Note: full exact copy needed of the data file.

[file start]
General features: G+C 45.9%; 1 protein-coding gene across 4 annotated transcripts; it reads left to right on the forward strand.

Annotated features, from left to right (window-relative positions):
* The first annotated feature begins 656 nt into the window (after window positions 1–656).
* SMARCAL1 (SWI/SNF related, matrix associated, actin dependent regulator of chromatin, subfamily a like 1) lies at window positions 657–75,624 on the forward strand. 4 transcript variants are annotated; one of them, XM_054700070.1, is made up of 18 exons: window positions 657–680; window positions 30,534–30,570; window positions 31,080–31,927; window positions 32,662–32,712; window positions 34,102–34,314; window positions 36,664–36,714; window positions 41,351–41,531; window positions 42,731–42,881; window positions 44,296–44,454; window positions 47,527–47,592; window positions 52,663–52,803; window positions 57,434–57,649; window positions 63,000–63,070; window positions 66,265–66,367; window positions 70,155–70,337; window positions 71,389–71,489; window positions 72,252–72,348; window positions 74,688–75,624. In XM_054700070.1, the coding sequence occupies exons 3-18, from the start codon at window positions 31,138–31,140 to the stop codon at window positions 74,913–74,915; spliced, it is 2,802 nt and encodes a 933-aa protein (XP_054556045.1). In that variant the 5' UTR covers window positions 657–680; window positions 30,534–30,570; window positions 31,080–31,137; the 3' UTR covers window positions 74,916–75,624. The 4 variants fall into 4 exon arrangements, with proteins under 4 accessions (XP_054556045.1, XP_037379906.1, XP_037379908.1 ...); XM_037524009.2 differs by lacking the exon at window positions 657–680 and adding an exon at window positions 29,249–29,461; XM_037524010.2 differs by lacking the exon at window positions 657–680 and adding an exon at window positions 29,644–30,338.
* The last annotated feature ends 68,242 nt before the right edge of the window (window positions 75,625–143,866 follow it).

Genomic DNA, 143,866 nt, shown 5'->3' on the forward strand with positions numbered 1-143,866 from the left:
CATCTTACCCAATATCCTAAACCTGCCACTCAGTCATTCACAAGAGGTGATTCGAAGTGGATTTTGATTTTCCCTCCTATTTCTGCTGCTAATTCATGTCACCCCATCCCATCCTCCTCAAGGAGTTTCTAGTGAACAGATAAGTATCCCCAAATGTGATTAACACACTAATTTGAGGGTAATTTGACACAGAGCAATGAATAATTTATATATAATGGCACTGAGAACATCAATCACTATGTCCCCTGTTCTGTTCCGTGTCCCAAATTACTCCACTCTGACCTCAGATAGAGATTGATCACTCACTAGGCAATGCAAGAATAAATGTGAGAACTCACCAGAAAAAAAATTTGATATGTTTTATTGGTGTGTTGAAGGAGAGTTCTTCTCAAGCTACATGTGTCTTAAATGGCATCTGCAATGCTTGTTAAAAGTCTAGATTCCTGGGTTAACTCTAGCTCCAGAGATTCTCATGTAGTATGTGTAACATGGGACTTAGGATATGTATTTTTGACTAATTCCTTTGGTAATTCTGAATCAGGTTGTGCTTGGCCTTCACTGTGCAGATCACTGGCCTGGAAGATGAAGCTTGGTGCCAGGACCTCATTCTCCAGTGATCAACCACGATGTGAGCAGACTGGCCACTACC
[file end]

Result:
General features: G+C 45.9%; 1 protein-coding gene across 4 annotated transcripts; it reads left to right on the forward strand.

Annotated features, from left to right (window-relative positions):
* The first annotated feature begins 656 nt into the window (after window positions 1–656).
* SMARCAL1 (SWI/SNF related, matrix associated, actin dependent regulator of chromatin, subfamily a like 1) lies at window positions 657–75,624 on the forward strand. 4 transcript variants are annotated; one of them, XM_054700070.1, is made up of 18 exons: window positions 657–680; window positions 30,534–30,570; window positions 31,080–31,927; window positions 32,662–32,712; window positions 34,102–34,314; window positions 36,664–36,714; window positions 41,351–41,531; window positions 42,731–42,881; window positions 44,296–44,454; window positions 47,527–47,592; window positions 52,663–52,803; window positions 57,434–57,649; window positions 63,000–63,070; window positions 66,265–66,367; window positions 70,155–70,337; window positions 71,389–71,489; window positions 72,252–72,348; window positions 74,688–75,624. In XM_054700070.1, the coding sequence occupies exons 3-18, from the start codon at window positions 31,138–31,140 to the stop codon at window positions 74,913–74,915; spliced, it is 2,802 nt and encodes a 933-aa protein (XP_054556045.1). In that variant the 5' UTR covers window positions 657–680; window positions 30,534–30,570; window positions 31,080–31,137; the 3' UTR covers window positions 74,916–75,624. The 4 variants fall into 4 exon arrangements, with proteins under 4 accessions (XP_054556045.1, XP_037379906.1, XP_037379908.1 ...); XM_037524009.2 differs by lacking the exon at window positions 657–680 and adding an exon at window positions 29,249–29,461; XM_037524010.2 differs by lacking the exon at window positions 657–680 and adding an exon at window positions 29,644–30,338.
* The last annotated feature ends 68,242 nt before the right edge of the window (window positions 75,625–143,866 follow it).

Genomic DNA, 143,866 nt, shown 5'->3' on the forward strand with positions numbered 1-143,866 from the left:
CATCTTACCCAATATCCTAAACCTGCCACTCAGTCATTCACAAGAGGTGATTCGAAGTGGATTTTGATTTTCCCTCCTATTTCTGCTGCTAATTCATGTCACCCCATCCCATCCTCCTCAAGGAGTTTCTAGTGAACAGATAAGTATCCCCAAATGTGATTAACACACTAATTTGAGGGTAATTTGACACAGAGCAATGAATAATTTATATATAATGGCACTGAGAACATCAATCACTATGTCCCCTGTTCTGTTCCGTGTCCCAAATTACTCCACTCTGACCTCAGATAGAGATTGATCACTCACTAGGCAATGCAAGAATAAATGTGAGAACTCACCAGAAAAAAAATTTGATATGTTTTATTGGTGTGTTGAAGGAGAGTTCTTCTCAAGCTACATGTGTCTTAAATGGCATCTGCAATGCTTGTTAAAAGTCTAGATTCCTGGGTTAACTCTAGCTCCAGAGATTCTCATGTAGTATGTGTAACATGGGACTTAGGATATGTATTTTTGACTAATTCCTTTGGTAATTCTGAATCAGGTTGTGCTTGGCCTTCACTGTGCAGATCACTGGCCTGGAAGATGAAGCTTGGTGCCAGGACCTCATTCTCCAGTGATCAACCACGATGTGAGCAGACTGGCCACTACC